A binary search tree
builds on the concept of the binary search algorithm.
Binary search trees, often called ``BSTs,'' retain the excellent
search speed of the binary search of an array but, because of their
dynamic structure, also enjoy more efficient insertion and deletion
operations. Whereas to insert or delete an item from a sorted array
requires an expensive rippleshift
operation, to add or delete an item from a BST requires only a few
simple pointer operations and a call to the dynamic memory allocator.
A BST is a special type of binary tree.
Binary trees are data structures in which values are stored in nodes. In a binary tree every node
in has zero, one, or two children nodes in addition to its value.
Child nodes are represented graphically as distinct nodes connected to
but lower than their parent node. Children nodes of the same
parent are sometimes called siblings.
Since a node in a binary tree can have, at most, two children, we call
the children the right and left child. The node at the top of the
tree with no parent is called the root node.
BSTs have the added property that given a node, X, the child node
(if any) to X's left has a smaller values than X whereas the child
node to X's right (if any) has a larger value than X.
In order to search for a particular value in a BST, traverse the tree
starting from the root node. By comparing each node's value
with the one for which you are searching, and then moving in the
correct direction (left or right depending on the result of the
comparison) it is possible to quickly determine whether a target value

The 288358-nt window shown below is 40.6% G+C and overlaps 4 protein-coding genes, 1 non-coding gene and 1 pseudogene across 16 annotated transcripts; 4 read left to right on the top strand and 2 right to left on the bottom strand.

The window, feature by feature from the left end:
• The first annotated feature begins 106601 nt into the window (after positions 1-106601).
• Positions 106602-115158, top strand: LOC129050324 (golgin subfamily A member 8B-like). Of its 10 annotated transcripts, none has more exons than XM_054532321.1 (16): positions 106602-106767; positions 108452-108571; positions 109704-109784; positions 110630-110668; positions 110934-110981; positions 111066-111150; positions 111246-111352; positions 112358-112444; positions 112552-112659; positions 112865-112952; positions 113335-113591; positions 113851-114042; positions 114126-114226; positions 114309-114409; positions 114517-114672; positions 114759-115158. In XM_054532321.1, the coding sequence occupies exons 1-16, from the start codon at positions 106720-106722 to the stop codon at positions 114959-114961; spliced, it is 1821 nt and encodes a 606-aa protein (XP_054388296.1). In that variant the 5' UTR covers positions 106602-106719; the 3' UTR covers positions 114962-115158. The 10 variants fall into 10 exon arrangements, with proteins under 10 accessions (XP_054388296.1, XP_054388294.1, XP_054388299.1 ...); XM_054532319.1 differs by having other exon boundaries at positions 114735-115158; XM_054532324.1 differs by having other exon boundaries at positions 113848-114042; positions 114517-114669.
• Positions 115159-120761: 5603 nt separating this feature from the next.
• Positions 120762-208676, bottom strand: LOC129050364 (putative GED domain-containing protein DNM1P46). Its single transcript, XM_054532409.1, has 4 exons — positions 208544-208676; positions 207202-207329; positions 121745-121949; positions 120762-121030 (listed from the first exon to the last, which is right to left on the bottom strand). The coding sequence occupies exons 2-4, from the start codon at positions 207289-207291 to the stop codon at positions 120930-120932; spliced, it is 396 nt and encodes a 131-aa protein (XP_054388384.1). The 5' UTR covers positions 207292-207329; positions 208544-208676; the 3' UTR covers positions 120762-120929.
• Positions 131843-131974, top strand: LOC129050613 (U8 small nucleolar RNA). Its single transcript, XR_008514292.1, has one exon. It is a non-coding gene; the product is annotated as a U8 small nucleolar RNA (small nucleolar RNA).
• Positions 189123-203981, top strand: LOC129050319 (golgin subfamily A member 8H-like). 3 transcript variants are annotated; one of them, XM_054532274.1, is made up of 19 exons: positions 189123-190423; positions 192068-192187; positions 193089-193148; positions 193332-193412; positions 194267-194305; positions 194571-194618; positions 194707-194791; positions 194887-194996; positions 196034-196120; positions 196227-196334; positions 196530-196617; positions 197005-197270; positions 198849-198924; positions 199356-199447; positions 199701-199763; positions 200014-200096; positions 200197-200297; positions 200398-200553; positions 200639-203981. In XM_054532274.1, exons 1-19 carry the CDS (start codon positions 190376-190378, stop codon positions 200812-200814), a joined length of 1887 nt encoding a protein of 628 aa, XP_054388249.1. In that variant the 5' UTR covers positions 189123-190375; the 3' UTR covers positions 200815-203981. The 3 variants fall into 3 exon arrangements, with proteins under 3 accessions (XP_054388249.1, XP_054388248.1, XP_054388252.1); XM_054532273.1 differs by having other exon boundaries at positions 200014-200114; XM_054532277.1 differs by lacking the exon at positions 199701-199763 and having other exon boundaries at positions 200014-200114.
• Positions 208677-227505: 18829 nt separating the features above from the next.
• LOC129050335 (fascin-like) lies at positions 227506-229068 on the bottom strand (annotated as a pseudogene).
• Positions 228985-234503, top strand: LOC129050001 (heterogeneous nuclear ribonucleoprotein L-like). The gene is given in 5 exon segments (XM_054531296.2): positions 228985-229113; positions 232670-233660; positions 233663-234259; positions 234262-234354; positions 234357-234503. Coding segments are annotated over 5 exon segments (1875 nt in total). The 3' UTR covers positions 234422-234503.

is in the tree or not.
Like comparisons in the binary search, each comparison in a
binary search tree (and subsequent traversal) results in a reduction
the number of items yet to be searched by onehalf if the tree is balanced.
A balanced BST is one where every node has either two children or
none; this is the ideal shape for a BST. A degenerate binary
search tree
is one in which every node has only one child. This undesirable type
of BST looks and behaves like a linkedlist.
Because of it's inefficient shape, a degenerate BST suffers from
lackluster search performance. A degenerate tree often results from
creating a BST out of a set of values that is sorted as we will see in
the next section.
The complexity of the average search operation for data in a balanced
BST is
which, you will note, is the same complexity
as a search operation in a sorted array using the binary search
algorithm. The worst case search performance of the BST data
structure is O(n) because of the possibility of examining every node
when searching a degenerate tree.